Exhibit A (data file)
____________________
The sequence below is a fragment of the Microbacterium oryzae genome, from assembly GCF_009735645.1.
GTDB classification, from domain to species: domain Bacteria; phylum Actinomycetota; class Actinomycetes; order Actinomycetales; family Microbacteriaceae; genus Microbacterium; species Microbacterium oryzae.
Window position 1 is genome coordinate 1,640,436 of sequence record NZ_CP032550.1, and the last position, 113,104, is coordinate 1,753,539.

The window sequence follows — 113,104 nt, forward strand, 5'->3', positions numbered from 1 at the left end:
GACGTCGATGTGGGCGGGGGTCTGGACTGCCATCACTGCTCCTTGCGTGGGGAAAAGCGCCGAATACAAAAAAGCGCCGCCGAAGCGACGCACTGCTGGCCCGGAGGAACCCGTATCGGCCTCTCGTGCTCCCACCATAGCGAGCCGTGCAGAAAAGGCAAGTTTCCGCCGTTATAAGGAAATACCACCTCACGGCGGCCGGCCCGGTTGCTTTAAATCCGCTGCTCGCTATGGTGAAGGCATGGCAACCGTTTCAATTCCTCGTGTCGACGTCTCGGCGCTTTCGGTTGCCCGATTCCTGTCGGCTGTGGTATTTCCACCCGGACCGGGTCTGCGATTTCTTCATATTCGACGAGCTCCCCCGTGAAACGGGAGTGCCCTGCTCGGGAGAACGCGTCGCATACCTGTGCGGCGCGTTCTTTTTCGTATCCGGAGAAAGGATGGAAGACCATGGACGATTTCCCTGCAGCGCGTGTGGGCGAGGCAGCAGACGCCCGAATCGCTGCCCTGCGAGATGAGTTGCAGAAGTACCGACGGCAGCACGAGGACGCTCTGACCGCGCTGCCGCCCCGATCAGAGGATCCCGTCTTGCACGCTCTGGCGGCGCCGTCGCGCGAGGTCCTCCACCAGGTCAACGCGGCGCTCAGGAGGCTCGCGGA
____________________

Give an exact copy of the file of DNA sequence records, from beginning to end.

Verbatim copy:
The sequence below is a fragment of the Microbacterium oryzae genome, from assembly GCF_009735645.1.
GTDB classification, from domain to species: domain Bacteria; phylum Actinomycetota; class Actinomycetes; order Actinomycetales; family Microbacteriaceae; genus Microbacterium; species Microbacterium oryzae.
Window position 1 is genome coordinate 1,640,436 of sequence record NZ_CP032550.1, and the last position, 113,104, is coordinate 1,753,539.

The window sequence follows — 113,104 nt, forward strand, 5'->3', positions numbered from 1 at the left end:
GACGTCGATGTGGGCGGGGGTCTGGACTGCCATCACTGCTCCTTGCGTGGGGAAAAGCGCCGAATACAAAAAAGCGCCGCCGAAGCGACGCACTGCTGGCCCGGAGGAACCCGTATCGGCCTCTCGTGCTCCCACCATAGCGAGCCGTGCAGAAAAGGCAAGTTTCCGCCGTTATAAGGAAATACCACCTCACGGCGGCCGGCCCGGTTGCTTTAAATCCGCTGCTCGCTATGGTGAAGGCATGGCAACCGTTTCAATTCCTCGTGTCGACGTCTCGGCGCTTTCGGTTGCCCGATTCCTGTCGGCTGTGGTATTTCCACCCGGACCGGGTCTGCGATTTCTTCATATTCGACGAGCTCCCCCGTGAAACGGGAGTGCCCTGCTCGGGAGAACGCGTCGCATACCTGTGCGGCGCGTTCTTTTTCGTATCCGGAGAAAGGATGGAAGACCATGGACGATTTCCCTGCAGCGCGTGTGGGCGAGGCAGCAGACGCCCGAATCGCTGCCCTGCGAGATGAGTTGCAGAAGTACCGACGGCAGCACGAGGACGCTCTGACCGCGCTGCCGCCCCGATCAGAGGATCCCGTCTTGCACGCTCTGGCGGCGCCGTCGCGCGAGGTCCTCCACCAGGTCAACGCGGCGCTCAGGAGGCTCGCGGA